Drug Costs, and Employers as Purchasers of Care
Unlike other countries around the world, the United States does not regulate or negotiate drug prices. In general, the European Union members (eg, United Kingdom, France, Germany), Australia, and other countries incorporate pricing at the time of new drug approval, and allow the use of a new drug when it provides a significant clinical benefit over existing drugs, relative to the drug price.
Currently, commercial plan members in the United States pay more for drugs than people in other countries, and face a drug pipeline that is replete with specialty drugs, in which immunology and oncology drugs lead the way. Thus, employers are now actively engaged in driving efficiencies in patient care for better, quality-driven outcomes and lower costs. Employers typically represent a purchasing majority of commercial insurance lives, either as a self-funded plan sponsor or as a purchaser of a fully funded benefits plan.
According to the 2016 Employer Survey on Specialty Drugs conducted by the National Employer Initiative on Biologics and Specialty Drugs, although the majority (88%) of employers continue to rely on traditional health plan designs (eg, copays and coinsurance), most employers are ready to focus on new and novel approaches to the management of specialty drug costs, as indicated in their top 5 responses1:
- 80%—Cost trend management is a top priority
- 71%—New and innovative solutions are needed
- 68%—Prior authorization is crucial to managing cost trend
- 66%—Quantity limit is crucial to managing cost trend
- 58%—Specialty drugs can contribute to lower cost of care for some conditions.
In addition, 57% of employers were concerned about the number of specialty drugs in the pipeline and what that may mean for the sustainability of their health benefit program.1 This feedback, in addition to the market trend activity reported in various news outlets, illustrates the broad-based efforts by employers as purchasers of healthcare to be more engaged in setting the framework for benefit coverage decision-making by their health plan vendors.
Projected Changes for 2017-2018
New cancer drugs and expanded indications for previously approved drugs lead the market growth among specialty drug categories, including immunologic agents for conditions such as rheumatoid arthritis and multiple sclerosis. The ongoing trend of increasing annual plan costs or claims costs has the attention of purchasers, who are seeking change throughout the drug distribution system.
Although oncologists have predominantly become employees of hospitals or health systems, independent oncology dispensing is growing overall, counter to many other trends in managed care.2
As drug pricing for Medicare continues to be debated in Congress, drug manufacturers remain under scrutiny; however, several drug manufacturers (ie, AbbVie, Allergan, Johnson & Johnson, Merck, NovoNordisk) have pledged to contain drug price increases to under 10%.3 Nonetheless, Medicare Part B drug pricing and the Centers for Medicare & Medicaid Services’ ability to negotiate drug prices have been pegged for change by Republicans and by some Democrats in Washington, DC.
Hospital or health system and health centers’ use of the 340B drug pricing discount program is again under scrutiny, because it creates a margin of profit versus the cost to a retail pharmacy that is purchasing the same drug from a wholesaler. Such reimbursement claim discrepancies between the billed price and the actual price have been a cost-shifting issue for self-funded employers.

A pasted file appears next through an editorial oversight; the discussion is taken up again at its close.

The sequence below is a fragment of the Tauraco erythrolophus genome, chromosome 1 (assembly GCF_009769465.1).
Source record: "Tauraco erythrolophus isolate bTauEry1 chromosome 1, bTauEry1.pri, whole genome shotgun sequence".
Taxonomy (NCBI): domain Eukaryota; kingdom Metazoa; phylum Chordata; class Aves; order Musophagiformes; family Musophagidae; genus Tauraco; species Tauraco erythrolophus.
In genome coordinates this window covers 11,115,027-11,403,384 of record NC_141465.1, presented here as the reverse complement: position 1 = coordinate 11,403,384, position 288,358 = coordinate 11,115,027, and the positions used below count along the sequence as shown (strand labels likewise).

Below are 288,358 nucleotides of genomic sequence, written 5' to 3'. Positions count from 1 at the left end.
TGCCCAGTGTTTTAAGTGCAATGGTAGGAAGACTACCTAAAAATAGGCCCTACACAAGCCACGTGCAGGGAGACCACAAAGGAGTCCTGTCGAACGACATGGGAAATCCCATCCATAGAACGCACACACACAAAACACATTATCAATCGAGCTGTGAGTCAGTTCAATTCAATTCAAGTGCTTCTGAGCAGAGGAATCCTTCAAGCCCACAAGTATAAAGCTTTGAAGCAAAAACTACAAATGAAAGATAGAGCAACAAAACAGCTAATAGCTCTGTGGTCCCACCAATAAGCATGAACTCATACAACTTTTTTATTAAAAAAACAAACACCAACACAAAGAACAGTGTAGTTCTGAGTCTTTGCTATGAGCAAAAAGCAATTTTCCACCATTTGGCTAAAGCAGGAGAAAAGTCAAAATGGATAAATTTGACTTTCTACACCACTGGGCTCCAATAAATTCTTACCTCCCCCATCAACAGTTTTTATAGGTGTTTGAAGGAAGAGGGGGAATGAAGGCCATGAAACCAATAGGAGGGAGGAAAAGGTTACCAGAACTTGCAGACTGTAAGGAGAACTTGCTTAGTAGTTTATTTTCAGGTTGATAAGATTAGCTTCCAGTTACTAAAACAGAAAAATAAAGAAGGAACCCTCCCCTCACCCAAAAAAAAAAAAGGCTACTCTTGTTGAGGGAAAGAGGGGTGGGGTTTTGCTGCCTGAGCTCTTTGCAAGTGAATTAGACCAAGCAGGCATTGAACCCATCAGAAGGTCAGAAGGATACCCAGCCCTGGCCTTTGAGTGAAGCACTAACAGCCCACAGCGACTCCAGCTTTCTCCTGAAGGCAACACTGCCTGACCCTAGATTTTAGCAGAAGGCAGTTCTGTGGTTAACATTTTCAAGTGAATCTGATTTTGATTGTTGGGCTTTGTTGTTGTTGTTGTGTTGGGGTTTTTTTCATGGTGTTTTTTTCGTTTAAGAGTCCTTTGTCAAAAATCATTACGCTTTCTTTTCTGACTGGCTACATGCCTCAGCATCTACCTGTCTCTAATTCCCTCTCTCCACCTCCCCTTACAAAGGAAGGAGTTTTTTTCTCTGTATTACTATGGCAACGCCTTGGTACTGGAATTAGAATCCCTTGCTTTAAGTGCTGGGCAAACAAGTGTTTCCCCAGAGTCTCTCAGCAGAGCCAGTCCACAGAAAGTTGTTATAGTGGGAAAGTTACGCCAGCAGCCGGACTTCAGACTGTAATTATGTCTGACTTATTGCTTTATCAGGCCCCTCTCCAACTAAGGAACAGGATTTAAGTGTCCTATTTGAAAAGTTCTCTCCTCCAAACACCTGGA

Despite the executive orders that launched the process of repealing the ACA, employers continue to seek the repeal of the Cadillac tax through the Trump Administration, while shifting to high-deductible health plans, with or without a health savings account, in response to the uncontrolled drug spending. Remaining competitive in benefit offerings is an important tool for employer recruitment and for employee retention and satisfaction.
Finally, addressing middleman, third-party vendor costs has emerged as a new priority for employers as part of seeking efficiency in care delivery, while lowering overall health plan costs. Improving health plan administrative service or pharmacy benefit administration would be short-term economic keys to performance of employer-based healthcare.
Employers assess all models of care and medical conditions when making benefit coverage changes as they look to 2018. In the meantime, a slowed FDA approval process of new drugs in 2016 offered some respite from the increasing drug costs. However, 2017-2018 will likely result in the increased growth of drug costs, because of the 21st Century Cures Act of 2016 and potential regulatory changes by the Trump Administration.
Although 2017 remains at the surface similar to what was seen in the 2016 health benefit plans, we can expect deeper and broader health plan design changes for 2018 that will continue to affect oncology care in the commercial marketplace. Such major shifts, in combination with the fast-paced change seen in the 2017 marketplace, will present additional challenges to oncology practices, regardless of their size or ownership.
- National Employer Initiative on Biologic & Specialty Drugs. 2016 Employer Survey on Specialty Drugs. www.specialtyrxtoolkit.org/files/assets/RVpublication-5th%20Specialty%20Drug%20Management%20Survey%20031517.pptx. Accessed March 15, 2017.
- Access Market Intelligence. Oncology practices: in-office dispensing. January 2017. http://accessmarketintell.com/product/oncology-practices-office-dispensing. Accessed March 16, 2017.
- Beasley D; for Reuters. Pharma company executives debate drug pricing increases. January 12, 2017. www.reuters.com/article/us-usa-healthcare-drugpricing-idUSKBN14W2T6. Accessed January 12, 2017.